Electronic Theses and Dissertations



Document Type


Degree Name

Doctor of Philosophy



Committee Chair

Antonio Velasco

Committee Member

Andre Johnson

Committee Member

W. Johnson

Committee Member

Christi Moss


The physical and rhetorical presentations in Albert Cleage Jrs 1968 publication, The Black Messiah, had an enormous impact on the theological and rhetorical landscape of the late 1960s and continues to echo into the early part of the 21st century. This book of 20 sermons preached at the height of the black power movement in Detroit was disruptive to a white supremacist religious consciousness that plagued the mainstream religious arena and general American public. The Black Messiah has contributed substantially to the change in public discourse about Jesus, Christianity, Black Power, and what it meant to the Christian then (and now). As a rhetorical artifact, the book exemplifies the intersections of rhetoric, race, and religion. This dissertation centers the method of close readings to analyze The Black Messiah through the lenses of Contemporary Rhetorical Theory, African American Religious and Prophetic Rhetoric, and Black Power Studies. I contextualize the presentation of the content of the book by calling for communication studies to offer a more intentional engagement with religious rhetoric and challenging the conventions of traditional rhetorical theory and systematic theology. I conclude with deep dives into three of Cleages most provocative sermons, An Epistle to Stokely,Brother Malcolm, and Dr. King and Black Power.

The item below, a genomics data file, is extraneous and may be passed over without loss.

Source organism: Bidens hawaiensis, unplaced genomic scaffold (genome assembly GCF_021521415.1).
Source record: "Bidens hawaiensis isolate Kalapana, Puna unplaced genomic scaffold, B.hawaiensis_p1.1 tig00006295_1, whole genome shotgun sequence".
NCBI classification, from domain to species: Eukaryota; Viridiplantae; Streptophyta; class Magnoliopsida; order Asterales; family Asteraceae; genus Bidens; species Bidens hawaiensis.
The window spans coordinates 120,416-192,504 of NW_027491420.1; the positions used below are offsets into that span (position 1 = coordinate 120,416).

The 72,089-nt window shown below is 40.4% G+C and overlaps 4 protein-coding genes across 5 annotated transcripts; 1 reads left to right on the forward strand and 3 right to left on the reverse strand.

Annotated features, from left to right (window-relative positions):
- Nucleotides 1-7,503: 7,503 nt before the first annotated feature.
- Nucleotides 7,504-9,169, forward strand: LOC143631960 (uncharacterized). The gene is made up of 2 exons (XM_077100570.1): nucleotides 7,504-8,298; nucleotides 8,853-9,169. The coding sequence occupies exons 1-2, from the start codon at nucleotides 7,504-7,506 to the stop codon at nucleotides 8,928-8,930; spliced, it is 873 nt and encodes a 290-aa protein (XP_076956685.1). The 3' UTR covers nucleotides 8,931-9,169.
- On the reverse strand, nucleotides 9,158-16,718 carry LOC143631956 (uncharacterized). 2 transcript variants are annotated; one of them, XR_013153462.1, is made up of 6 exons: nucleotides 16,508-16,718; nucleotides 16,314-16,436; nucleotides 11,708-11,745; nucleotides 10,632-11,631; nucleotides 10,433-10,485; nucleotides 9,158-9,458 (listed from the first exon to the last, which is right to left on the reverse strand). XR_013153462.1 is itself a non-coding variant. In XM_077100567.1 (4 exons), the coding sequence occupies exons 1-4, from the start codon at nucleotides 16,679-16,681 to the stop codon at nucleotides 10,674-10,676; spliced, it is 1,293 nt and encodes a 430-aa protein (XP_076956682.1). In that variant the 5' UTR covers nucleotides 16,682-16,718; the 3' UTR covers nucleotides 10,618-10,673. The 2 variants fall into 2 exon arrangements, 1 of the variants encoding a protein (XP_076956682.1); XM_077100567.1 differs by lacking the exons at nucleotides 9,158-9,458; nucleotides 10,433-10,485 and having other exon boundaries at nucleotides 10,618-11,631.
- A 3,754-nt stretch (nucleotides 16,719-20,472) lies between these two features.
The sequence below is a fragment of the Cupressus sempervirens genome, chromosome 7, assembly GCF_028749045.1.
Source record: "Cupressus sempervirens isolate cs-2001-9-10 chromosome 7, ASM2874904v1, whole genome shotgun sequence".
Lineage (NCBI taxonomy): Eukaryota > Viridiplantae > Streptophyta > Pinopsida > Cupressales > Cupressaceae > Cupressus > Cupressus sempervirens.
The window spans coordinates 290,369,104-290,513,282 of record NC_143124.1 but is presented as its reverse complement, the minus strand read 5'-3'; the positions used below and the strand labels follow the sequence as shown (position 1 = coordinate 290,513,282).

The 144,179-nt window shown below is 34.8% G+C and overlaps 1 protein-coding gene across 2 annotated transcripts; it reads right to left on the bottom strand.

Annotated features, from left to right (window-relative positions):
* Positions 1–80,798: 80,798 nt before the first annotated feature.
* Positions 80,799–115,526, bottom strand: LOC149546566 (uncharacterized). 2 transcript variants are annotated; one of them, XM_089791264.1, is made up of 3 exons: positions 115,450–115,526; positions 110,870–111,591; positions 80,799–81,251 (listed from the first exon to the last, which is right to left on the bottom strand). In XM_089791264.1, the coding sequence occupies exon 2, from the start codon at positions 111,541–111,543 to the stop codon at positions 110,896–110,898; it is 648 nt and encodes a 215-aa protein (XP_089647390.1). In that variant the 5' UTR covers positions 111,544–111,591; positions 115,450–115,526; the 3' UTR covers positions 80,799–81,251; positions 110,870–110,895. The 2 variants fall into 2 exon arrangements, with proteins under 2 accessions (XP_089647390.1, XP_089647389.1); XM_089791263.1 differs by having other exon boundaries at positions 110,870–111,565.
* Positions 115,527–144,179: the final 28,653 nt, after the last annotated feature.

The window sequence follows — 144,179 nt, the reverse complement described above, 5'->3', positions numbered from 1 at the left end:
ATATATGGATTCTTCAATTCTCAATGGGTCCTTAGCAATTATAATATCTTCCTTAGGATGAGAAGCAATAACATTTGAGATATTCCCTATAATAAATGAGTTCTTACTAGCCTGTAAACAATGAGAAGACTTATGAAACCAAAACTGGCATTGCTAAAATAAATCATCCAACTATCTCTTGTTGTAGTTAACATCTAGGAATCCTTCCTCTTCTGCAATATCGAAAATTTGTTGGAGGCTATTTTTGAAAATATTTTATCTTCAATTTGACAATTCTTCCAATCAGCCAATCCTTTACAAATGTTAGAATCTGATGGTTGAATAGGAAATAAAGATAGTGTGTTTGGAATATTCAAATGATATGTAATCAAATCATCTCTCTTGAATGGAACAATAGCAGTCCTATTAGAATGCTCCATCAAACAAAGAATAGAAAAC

Data is provided by the student.

Library Comment

Dissertation or thesis originally submitted to ProQuest